A couple weekends back, I spent some time kicking the tires of my new OpenStack cluster with a trivialized distributed processing application to calculate digits of pi utilizing multiple worker machines.
[tl/dr: Screenshots are at the bottom.]
The machines automagically install dependency Ubuntu packages defined in
fabfile.APT_PACKAGES and dependency Python libraries defined in
fabfile.PIP_PACKAGES. Next, the machines
git clone my Celery project defined in
settings.GIT_URL and complete the tasks therein.
pzcelery is my Celery project which is deployed to the machine instances.
Celery is an asynchronous task queue/job queue based on distributed message passing. It is focused on real-time operation, but supports scheduling as well. The execution units, called tasks, are executed concurrently on a single or more worker servers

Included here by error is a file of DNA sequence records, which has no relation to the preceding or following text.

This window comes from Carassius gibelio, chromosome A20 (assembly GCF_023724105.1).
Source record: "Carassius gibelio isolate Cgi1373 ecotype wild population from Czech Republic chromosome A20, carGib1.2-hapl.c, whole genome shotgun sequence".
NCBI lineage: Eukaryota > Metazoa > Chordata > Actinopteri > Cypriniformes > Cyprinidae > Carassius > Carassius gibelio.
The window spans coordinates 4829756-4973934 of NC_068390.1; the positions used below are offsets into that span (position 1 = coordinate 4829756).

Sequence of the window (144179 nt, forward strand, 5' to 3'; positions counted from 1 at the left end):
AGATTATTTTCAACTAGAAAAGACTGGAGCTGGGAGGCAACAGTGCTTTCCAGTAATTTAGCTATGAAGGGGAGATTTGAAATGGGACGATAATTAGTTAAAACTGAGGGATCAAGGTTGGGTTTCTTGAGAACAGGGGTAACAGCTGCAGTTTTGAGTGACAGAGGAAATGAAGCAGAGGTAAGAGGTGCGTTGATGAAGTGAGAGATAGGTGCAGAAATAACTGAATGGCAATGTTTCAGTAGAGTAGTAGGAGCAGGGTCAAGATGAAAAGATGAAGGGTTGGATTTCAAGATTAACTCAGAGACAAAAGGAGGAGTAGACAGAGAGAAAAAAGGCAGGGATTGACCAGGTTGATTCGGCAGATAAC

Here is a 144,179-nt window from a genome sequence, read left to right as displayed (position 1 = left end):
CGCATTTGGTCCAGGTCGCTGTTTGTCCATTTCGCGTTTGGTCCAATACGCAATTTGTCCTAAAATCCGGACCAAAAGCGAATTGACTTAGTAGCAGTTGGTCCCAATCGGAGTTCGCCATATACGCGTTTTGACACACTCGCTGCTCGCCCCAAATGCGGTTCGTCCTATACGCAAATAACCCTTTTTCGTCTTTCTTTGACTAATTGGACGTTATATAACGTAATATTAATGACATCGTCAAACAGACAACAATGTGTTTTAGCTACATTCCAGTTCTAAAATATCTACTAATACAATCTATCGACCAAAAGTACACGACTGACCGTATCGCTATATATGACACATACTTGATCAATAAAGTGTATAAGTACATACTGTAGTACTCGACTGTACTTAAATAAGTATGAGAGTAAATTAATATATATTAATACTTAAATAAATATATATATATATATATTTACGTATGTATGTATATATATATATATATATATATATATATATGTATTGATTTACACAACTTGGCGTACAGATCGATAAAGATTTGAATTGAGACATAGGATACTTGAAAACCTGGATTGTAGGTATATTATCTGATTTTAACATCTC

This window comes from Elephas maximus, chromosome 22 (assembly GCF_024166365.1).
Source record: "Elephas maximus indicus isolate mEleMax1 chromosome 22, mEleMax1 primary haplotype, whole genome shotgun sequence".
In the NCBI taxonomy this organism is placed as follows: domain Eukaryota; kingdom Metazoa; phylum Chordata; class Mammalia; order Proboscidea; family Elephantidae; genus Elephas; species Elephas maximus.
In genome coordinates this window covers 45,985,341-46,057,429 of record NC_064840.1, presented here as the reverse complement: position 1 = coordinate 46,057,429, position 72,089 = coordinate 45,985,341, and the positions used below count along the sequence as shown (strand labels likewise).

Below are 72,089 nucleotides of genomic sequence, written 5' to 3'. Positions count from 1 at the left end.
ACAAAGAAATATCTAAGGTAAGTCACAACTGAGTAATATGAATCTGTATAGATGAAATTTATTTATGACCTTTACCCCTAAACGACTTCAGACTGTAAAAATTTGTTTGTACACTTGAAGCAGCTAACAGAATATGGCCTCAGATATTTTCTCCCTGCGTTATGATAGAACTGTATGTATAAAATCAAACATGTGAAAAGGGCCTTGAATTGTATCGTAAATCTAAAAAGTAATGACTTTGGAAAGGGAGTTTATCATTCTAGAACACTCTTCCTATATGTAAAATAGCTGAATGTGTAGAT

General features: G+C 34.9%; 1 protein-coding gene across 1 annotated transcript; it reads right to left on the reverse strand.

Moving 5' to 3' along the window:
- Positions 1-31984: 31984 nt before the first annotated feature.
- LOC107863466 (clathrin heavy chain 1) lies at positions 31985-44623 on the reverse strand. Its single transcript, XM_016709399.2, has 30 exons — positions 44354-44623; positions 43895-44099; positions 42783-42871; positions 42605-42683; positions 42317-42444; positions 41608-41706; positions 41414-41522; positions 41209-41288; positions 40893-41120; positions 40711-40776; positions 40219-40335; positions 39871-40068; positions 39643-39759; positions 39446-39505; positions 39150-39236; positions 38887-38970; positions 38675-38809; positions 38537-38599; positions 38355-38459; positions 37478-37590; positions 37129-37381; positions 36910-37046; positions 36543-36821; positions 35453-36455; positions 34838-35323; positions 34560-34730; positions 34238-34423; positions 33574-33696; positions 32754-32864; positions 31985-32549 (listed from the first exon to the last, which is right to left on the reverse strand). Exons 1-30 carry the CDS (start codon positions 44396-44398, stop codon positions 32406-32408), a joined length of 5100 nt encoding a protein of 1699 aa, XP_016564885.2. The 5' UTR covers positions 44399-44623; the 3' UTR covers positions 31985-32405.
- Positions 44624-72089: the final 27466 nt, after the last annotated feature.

This library is what lets a programmer consume a cluster effortlessly. One machine is designated as the broker and hosts a message queue; the other machines are designated as workers and these process tasks. Clusters are useful to compute problems which are too large for any one computer to do so (quickly).
The project itself comprises a
tasks.py which defines the tasks and a
client.py which dispatches tasks to workers. Here, I make some pi:
1 2 3 4 5 6 7 8 9 10 11 12 13 14 15 16 17 18 19 20
1 2 3 4 5 6 7 8 9 10 11 12 13 14 15 16 17 18 19
make_pi is a trivial demonstration task. However, as the
GIT_URL is user-defined in
settings.py, I will be able to re-use
pzcluster.git to run other compute projects in the future, beyond
pzcelery.git. This Celery project was merely a proof-of-concept before bigger and better things to come.